Bageshwari Qamar, India’s only woman shehnai player

Malini Nair | Updated on August 23, 2019

Power puff girl: Bageshwari Qamar at her Sadar Bazar residence in Old Delhi   -  KAMAL NARANG

A third-generation artiste, Delhi’s Bageshwari Qamar stormed the male bastion of shehnai playing at a young age

At six, Bageshwari Qamar couldn’t have been much taller than the shehnai she held in her hand when she walked up to her father with a nervous plea. Would he teach her to play the instrument?

Yeh kaam ladkiyon ka nahin hai (this is not for girls),” he said. Jagdish Prasad Qamar was a second-generation shehnai player — his father, Deep Chand, was one of the masters of the instrument in the Delhi of early 20th century. Qamar was also a leading student of the great Ustad Bismillah Khan.

The neighbourhood around Chandra Kutir on Idgah Road in Old Delhi’s crowded Sadar Bazar area has, for about a century now, woken up to the glorious strains of the shehnai, referred to as mangal dhwani. This is the auspicious sound that livens up weddings and all celebratory rituals.

What few knew was the struggle it took young Bageshwari to pick up the baton and keep the sound reverberating in the Qamar residence till date.

“The notes of the shehnai were the first thing I heard in my life and it rang through our lives every minute of the day. What else could I have done but take to it? And when my father said a girl can’t handle it, it intrigued me even more,” she says.

Her father’s refusal didn’t put her off the shehnai but did force her to learn surreptitiously, listening to him teach other students. Her mother was her confidante and mentor in this passive rebellion.

Three years later, when her father chanced on her playing the shehnai, he was stunned. Moved by her dedication, he taught her but also asked his guru to take her under his tutelage. Shaking his head in disbelief at the idea of a woman taking to the shehnai, but also touched by her passion, Bismillah Khan agreed.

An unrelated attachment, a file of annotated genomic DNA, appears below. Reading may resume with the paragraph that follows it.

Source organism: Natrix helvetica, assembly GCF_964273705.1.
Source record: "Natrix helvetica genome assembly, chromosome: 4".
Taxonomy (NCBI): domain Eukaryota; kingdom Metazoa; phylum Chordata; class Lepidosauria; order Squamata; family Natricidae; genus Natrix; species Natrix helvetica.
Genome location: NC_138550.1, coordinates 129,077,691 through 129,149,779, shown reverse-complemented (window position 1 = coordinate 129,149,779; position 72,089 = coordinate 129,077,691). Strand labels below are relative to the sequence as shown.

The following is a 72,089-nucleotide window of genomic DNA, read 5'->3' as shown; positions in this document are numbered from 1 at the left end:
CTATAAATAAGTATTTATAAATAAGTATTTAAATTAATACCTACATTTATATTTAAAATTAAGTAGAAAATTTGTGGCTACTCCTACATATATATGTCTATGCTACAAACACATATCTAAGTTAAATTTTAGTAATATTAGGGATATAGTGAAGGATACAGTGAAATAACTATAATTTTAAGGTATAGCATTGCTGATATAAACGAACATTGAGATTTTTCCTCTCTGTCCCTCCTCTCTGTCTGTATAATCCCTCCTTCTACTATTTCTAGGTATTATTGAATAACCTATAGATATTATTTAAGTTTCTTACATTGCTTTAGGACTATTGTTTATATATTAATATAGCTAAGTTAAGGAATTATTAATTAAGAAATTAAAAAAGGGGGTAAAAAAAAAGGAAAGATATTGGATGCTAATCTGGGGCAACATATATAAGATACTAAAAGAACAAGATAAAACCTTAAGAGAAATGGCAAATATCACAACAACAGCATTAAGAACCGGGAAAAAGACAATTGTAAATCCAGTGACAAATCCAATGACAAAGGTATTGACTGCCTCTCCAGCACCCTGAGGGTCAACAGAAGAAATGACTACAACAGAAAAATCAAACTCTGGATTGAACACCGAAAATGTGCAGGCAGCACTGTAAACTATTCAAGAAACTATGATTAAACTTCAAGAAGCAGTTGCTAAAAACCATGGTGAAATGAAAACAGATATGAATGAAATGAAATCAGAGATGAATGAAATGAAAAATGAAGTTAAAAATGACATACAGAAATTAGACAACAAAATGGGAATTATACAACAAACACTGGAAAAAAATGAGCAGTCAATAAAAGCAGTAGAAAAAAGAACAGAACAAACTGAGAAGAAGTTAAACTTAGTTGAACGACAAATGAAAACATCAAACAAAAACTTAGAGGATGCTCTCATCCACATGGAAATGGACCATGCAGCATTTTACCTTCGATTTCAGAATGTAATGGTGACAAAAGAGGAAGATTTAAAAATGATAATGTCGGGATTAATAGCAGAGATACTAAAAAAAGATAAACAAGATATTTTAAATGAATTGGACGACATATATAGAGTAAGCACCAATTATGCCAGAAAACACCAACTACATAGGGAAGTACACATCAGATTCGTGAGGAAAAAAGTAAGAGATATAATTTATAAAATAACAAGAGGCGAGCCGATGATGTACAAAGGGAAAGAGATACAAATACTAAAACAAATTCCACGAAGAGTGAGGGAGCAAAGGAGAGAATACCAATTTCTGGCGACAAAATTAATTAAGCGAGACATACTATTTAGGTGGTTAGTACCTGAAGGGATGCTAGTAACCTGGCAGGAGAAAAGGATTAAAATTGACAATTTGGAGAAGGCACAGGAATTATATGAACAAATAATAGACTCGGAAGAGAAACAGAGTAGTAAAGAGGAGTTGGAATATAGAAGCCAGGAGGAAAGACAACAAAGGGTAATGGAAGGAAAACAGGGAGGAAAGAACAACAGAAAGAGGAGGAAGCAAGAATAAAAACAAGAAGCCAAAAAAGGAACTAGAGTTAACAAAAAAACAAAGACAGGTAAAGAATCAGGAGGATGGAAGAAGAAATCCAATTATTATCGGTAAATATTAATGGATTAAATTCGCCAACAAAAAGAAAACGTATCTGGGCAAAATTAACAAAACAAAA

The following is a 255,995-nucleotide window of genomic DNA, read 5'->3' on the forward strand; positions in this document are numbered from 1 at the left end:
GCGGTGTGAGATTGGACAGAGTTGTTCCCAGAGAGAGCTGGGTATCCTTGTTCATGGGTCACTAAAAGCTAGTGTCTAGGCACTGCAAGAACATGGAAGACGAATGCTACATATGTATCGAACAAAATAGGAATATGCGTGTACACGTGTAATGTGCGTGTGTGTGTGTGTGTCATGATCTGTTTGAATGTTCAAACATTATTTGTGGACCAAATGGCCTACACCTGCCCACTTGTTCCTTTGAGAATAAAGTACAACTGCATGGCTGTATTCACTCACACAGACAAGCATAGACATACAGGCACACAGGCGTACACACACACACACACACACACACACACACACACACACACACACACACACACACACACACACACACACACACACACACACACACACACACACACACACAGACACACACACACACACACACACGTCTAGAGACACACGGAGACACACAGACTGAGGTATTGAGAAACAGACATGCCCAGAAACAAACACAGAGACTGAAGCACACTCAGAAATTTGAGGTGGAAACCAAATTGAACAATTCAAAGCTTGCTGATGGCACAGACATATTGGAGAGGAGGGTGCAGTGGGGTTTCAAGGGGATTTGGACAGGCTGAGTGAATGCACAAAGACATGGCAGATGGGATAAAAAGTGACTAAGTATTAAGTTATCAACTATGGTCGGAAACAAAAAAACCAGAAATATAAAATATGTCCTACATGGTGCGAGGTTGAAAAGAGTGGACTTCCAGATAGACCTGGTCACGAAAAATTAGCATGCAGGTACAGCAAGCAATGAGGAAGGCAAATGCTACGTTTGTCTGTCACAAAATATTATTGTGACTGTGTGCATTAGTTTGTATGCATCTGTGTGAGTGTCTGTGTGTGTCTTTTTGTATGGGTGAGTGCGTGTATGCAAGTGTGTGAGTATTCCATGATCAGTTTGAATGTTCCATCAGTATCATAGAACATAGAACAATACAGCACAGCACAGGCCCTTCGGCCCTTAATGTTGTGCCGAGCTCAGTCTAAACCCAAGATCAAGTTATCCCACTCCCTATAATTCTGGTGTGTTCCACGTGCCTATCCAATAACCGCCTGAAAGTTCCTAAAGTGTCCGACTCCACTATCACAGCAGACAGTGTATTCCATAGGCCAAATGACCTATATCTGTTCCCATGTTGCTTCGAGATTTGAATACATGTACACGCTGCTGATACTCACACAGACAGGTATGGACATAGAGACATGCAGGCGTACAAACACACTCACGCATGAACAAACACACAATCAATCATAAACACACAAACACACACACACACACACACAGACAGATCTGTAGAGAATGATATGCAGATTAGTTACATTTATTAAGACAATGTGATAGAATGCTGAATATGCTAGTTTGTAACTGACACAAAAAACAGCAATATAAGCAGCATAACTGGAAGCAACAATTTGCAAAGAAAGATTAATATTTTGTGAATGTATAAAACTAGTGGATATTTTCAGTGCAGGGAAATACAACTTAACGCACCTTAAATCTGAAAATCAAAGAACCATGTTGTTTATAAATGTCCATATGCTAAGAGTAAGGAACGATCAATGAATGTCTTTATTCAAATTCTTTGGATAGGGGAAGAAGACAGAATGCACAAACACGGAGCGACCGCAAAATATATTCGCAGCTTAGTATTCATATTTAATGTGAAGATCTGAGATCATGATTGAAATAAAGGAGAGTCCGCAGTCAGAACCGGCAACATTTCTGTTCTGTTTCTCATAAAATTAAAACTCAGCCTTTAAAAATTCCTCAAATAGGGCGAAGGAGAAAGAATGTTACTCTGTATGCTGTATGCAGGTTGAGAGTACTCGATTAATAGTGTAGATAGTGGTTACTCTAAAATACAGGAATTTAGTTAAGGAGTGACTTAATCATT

The reason the shehnai has only one known woman artiste in all of India, is that its playing requires a huge amount of lung strength, stamina and perseverance.

“When you play the shehnai, you engage every part of the body because it deals with breath control. Other instruments engage the throat or the hand but don’t demand this level of physical engagement. But I pushed ahead with it because I so loved the shehnai, nothing else mattered. It just had to be done,” says Bageshwari, named after the raga her father was playing when she was born.

She became a recognised artiste when she started learning under Bismillah Khan, dividing her time between Delhi and his Varanasi home and, over the years, became a member of the Khan family.

“Once I started, gender became a non-issue. He was fond of me but was very stern in class. If you got a gentle rap on your shoulder you knew you had displeased him, but he wouldn’t say anything,” she recalls. The lessons continued until his death in 2006.

Bageshwari’s debut concert couldn’t have been more appropriately conceptualised. In 1983, pioneering Hindustani vocalist Shanno Khurana had started an all-woman concert series, Bhairav Se Sohini.

At the pathbreaking festival, women artistes played both as soloists and accompanists. There were known and unknown women artistes of the time — vocalist Asghari Begum, flautist N Rajam, ghatam artiste Sukanya Ramgopal, mridangam player S Padma, thavil wizard P Santhakumari and so on.

Bageshwari made waves — with her music as well as the sheer sight of a woman on an instrument that was a male monopoly. “In Punjab, someone actually walked up to me and touched me to see if I was for real,” she remembers. Most male shehnai players back then either ignored her or took her lightly, she recalls.

She was a frail young girl then, not quite the image of a fiery trailblazer. At a Chandigarh concert, she recalls people staring in surprise at her thin fingers and thin arms. “They expected a moti taazi (stocky) Bageshwari on stage,” she jokes in an interview to Doordarshan. “But the strength comes from the lungs, good health.”

In the same interview, she spoke of dealing with unstated resentment from the male students of Bismillah Khan. And the hostility her guru faced when he decided to record a jugalbandi with her. “I heard later that they told him: ‘Pagla gayen hain? Ladki ke saath jugalbandi kar rahein hain (Have you lost it? Playing a duet with a girl). But guruji was unique in that he did what he had to, he simply ignored them all. That experience made me stronger.”

Among the smartest things her father did was to ensure that marriage did not put a break on her musical career. “He persuaded my husband to stay on in our Delhi home, where our musical roots have always been. And my husband has been hugely supportive of my work,” she says.

Even today, Bageshwari is not a star on the music circuit. Shehnai is barely visible in its ritual spot at weddings, leave alone the contemporary concert stage. The few artistes who play on, have dwindling opportunities. “And I am not capable of doing the ho halla (public relations) that gets you instant fame these days, with or without talent. It goes against my taleem (training),” she says.


Malini Nair is a journalist based in Delhi;


Published on August 23, 2019

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